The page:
• Avoidance of night driving
  • Avoidance of driving in bad weather
  • Driving at slower speeds than the flow of regular traffic
  • Avoidance or desire to avoid driving on highways or roads where traffic moves quickly
  • Detailed planning of errand routes to avoid having to drive more often than is necessary
  • Avoidance of social activities that involve driving to attend.

You may also observe behaviors when riding with an elderly person that are cause for concern and a sign that the day is coming when they should consider giving up driving. These are things such as sleepiness, inability to stay in their lane at all times/drifting, defensiveness about dangerous driving habits that are observed, etc.


Nobody wants to be told what to do, and loss of driving privileges, even when the older person agrees it is time, can lead to depression and a feeling of a loss of control over their life; it is a loss of independence. Consider before you talk to someone that the person has likely been driving for many more years than you have, and take their pride into account before you start a difficult conversation.

Many older drivers can be safer than younger ones, as they are more likely to wear their seat belts, comply with posted speed limits, avoid risky driving maneuvers and distracted driving behaviors like texting, and are less likely to drive while impaired by drugs or alcohol. The person may become defensive or fearful and bring up behaviors they participate in which they believe make them a safer driver than many others on the road. But if you feel it’s time to have the conversation with someone, it’s because you’ve seen or heard or experienced factors which should not be ignored. Unsafe drivers of any age should not be on the road.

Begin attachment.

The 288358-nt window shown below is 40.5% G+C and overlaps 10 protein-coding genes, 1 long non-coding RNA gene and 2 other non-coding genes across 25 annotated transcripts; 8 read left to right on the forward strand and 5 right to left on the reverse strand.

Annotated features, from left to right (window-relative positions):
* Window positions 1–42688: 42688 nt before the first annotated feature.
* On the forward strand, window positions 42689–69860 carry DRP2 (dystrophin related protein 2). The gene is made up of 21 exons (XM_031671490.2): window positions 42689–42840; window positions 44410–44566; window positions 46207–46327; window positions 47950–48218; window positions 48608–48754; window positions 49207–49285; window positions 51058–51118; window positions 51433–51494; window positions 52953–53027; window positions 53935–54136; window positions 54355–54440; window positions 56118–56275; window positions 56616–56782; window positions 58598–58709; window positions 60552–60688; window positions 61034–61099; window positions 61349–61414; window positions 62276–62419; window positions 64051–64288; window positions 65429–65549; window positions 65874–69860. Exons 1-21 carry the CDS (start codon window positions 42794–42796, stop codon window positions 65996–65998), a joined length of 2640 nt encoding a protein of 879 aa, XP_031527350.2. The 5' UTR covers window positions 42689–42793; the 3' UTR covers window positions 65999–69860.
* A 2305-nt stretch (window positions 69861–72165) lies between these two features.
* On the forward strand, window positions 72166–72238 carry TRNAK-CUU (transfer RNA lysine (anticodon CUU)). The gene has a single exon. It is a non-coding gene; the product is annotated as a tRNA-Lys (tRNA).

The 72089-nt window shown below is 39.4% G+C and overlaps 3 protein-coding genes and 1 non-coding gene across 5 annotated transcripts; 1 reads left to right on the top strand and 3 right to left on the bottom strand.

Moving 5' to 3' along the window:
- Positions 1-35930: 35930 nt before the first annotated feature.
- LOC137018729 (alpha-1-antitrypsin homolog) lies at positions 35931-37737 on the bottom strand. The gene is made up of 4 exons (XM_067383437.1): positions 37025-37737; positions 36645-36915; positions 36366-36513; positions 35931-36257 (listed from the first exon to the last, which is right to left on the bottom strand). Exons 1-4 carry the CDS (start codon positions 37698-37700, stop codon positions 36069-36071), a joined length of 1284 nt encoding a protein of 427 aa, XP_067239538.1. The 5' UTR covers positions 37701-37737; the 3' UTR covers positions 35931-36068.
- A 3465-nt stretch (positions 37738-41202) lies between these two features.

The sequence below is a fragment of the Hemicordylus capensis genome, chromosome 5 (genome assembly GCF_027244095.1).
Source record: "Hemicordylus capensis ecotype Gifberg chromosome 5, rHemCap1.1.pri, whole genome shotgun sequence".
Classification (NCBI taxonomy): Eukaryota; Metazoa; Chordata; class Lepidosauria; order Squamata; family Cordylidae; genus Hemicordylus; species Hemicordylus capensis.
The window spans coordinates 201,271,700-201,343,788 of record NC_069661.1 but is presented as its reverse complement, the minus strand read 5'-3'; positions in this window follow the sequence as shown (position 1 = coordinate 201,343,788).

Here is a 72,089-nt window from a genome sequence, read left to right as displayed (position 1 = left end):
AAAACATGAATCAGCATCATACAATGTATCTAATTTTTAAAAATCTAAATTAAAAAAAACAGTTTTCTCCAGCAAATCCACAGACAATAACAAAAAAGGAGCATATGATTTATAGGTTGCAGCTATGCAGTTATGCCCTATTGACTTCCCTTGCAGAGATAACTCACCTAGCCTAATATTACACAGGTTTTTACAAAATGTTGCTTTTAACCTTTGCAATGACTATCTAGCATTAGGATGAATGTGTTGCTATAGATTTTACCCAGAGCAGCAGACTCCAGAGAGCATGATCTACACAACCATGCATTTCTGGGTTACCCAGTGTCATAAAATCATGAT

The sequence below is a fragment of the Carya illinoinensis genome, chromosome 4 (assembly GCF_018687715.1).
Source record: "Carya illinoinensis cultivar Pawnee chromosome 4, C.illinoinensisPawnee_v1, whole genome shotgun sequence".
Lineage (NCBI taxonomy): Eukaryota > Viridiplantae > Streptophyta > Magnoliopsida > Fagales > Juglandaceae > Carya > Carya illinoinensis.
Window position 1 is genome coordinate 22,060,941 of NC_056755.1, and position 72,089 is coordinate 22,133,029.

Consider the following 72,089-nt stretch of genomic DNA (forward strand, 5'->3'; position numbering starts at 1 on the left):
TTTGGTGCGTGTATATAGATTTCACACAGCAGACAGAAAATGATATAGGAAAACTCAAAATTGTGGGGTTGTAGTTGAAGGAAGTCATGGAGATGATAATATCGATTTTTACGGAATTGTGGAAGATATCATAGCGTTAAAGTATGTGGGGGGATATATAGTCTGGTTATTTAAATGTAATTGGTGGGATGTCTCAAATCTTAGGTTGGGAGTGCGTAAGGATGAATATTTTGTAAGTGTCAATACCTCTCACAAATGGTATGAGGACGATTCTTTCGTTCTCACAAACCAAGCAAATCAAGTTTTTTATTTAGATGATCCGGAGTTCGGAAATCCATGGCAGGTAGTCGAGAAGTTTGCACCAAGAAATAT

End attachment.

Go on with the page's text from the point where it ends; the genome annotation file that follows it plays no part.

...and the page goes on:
Come prepared with solutions and options for alternative ways the person can get around or that their errands can be completed that do not involve them driving, and present those at the time of the conversation. Options such as public transportation, rideshare services like Uber or Lyft, shuttles that may be available, or a regular schedule of when someone can take them to the appointments and errands they need can help the person not to feel trapped or disallowed to participate in life. Gently communicate that you want them to continue to be able to live safely and to not get hurt or inadvertently hurt anyone else while they are driving.


Often, the conversation about giving up driving privileges comes too late, after the person has been involved in an accident. If your loved one has been involved in a car accident—even a minor one—it’s likely time to have the conversation about giving up driving.


You have the right to compensation when you’ve been injured by another driver. Regardless of that driver’s age, you should consider your legal options and reach out to an experienced car accident attorney if you are thinking about filing a claim.

Jeff Green has years of experience helping his clients get the compensation they deserve. If you or a loved one has been injured and want to make sure you aren’t left shouldering the costs of those injuries, contact us today to schedule a free consultation.